Thirteen Souls (Africa Journal #1)

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One of my many weaknesses is that I don’t, at least in my heart, believe that missionaries have weaknesses. I see them as super-heroes. How wonderful they must be to leave the comforts of home and family to go and serve. My mind knows better, but the heart has its reasons. Missionaries, I know objectively, are not super-spiritual people who do not sin. They are instead super-spiritual people whose consciousness of their own sin fuels gospel gratitude which in turn leads to sacrificial love for others.

As I type, I sit safely inside a DC 3, built in 1945, now serving African Interior Missions and Samaritan’s Purse. Until just moments ago I enjoyed a seat in the cockpit, getting to know our pilot, listening to the air traffic chatter. I asked a million questions about the airplane and flying. I was reminded of the marvel of it all, not just flying, but the machine itself. I suspect the pilot thought me odd when I noted, “Just think — everything that is keeping us in the air was once in the ground. It was sifted, heated, molded. Metal was forged, fuel was refined, and here we are crossing the Kenya/Ethiopia border at 12,000 feet.”

More astonishing still is what God did with the dirt. As the pilot spoke to air traffic control during our take-off, he announced our destination, our fuel level, our route, and this: “Thirteen souls on board.” There are thirteen of us, all sons of Adam, of dust. But God breathed the breath of life into us. Better still, when we were dead in our sins, He made us alive. Now we are thirteen souls that will see Him as He is, that will rest and rejoice with Him forever.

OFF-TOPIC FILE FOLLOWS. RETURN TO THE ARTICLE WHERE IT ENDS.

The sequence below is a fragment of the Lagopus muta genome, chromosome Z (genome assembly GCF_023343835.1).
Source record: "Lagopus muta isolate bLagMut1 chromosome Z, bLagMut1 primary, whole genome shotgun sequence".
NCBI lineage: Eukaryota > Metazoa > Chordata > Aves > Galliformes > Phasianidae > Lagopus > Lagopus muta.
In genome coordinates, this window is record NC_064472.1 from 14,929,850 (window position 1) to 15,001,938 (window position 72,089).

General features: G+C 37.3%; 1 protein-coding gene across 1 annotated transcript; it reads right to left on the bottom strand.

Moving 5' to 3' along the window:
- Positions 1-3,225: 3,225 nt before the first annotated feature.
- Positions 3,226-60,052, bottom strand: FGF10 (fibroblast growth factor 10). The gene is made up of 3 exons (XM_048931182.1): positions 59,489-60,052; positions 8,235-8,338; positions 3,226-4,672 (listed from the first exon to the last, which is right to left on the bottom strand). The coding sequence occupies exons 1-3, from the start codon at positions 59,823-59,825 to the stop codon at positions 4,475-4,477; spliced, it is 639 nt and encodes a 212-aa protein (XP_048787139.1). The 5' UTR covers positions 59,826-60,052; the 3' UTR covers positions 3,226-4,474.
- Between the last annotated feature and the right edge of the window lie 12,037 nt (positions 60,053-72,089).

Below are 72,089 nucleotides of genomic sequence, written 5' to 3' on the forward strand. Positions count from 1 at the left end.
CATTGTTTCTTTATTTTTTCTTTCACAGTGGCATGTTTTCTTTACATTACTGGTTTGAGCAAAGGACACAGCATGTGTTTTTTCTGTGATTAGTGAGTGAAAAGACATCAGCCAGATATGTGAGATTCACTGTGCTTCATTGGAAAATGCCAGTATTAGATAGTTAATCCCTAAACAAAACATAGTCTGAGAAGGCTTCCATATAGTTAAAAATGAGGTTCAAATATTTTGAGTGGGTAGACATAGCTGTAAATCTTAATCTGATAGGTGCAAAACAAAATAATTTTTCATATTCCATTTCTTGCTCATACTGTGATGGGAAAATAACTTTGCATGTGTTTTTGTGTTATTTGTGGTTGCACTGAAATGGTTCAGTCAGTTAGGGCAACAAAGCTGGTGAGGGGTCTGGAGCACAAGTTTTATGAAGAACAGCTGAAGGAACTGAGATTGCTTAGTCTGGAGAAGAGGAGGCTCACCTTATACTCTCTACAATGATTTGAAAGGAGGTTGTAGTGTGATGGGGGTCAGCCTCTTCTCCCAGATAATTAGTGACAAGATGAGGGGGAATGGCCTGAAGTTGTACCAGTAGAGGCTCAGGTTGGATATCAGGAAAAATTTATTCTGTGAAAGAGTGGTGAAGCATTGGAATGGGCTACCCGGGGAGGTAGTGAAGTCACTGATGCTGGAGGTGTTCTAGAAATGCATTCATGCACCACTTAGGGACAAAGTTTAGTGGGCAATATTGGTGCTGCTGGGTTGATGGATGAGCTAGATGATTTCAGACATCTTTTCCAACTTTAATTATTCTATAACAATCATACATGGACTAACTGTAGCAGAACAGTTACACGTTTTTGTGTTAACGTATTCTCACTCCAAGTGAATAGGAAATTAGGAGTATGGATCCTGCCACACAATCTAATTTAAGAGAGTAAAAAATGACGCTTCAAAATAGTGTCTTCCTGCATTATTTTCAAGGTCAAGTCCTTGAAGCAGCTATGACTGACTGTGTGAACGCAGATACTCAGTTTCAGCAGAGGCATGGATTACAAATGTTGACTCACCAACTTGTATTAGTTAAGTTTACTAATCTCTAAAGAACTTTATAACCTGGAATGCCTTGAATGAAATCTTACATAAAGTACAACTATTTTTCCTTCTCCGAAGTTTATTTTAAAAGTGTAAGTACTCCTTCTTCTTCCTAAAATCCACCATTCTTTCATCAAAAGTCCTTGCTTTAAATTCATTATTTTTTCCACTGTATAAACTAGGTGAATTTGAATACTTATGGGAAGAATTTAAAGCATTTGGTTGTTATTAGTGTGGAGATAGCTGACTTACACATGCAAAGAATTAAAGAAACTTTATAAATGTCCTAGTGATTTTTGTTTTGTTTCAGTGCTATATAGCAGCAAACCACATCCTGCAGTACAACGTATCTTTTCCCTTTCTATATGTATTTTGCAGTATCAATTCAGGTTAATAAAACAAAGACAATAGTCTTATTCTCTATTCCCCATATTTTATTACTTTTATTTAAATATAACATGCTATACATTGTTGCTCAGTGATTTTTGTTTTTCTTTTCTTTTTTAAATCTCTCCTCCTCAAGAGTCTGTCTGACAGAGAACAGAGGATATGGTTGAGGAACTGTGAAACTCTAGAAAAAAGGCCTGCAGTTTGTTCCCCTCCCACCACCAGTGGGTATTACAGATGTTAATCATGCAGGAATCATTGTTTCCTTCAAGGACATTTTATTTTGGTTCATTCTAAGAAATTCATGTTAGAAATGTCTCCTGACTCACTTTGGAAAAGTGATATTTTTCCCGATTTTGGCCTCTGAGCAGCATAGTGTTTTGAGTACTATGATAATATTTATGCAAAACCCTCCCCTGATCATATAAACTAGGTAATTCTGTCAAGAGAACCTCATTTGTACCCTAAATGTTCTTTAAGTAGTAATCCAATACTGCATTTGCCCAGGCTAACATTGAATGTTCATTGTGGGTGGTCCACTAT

Our calling in the Garden was to learn to take dirt, exercise dominion over it, and make astonishing things. In creating airplanes we show forth His image in mirroring the glory of creation. Our calling now is also that we would reflect His glory through the proclamation of the gospel in bringing new life where there was death.

On the drive from Rafiki Village in Moshi to the airport in Kilimanjaro, we passed small villages, sundry herders of goats, cows and even camels. We saw regal Massai women carrying burdens on their heads. I have to confess to taking it all in like a tourist, eyes wide with curiosity. Then the pilot said those words, “Thirteen souls on board,” and I remembered why I am here. Each of these men and women, each of the precious orphans at Rafiki, the guards and customs officials — these are souls — souls that will last into eternity.

The church in our day is certainly infected with the world-denying gnostic spirit that sees the created order as merely destined for destruction and of no value. Those of us, however, who embrace the dominion mandate may, I fear, fall off the other side of the horse. Jesus told a story about a man who built barns to store all his wealth. When they proved too small, he tore them down and built more. This man was no gnostic. He was, however, a fool. His soul was required of him that night. Do we hear our Master’s voice when He tells us about the lost, whether in our backyards or in Africa? “Fool! Do you not know that their souls will be required of you this night?”

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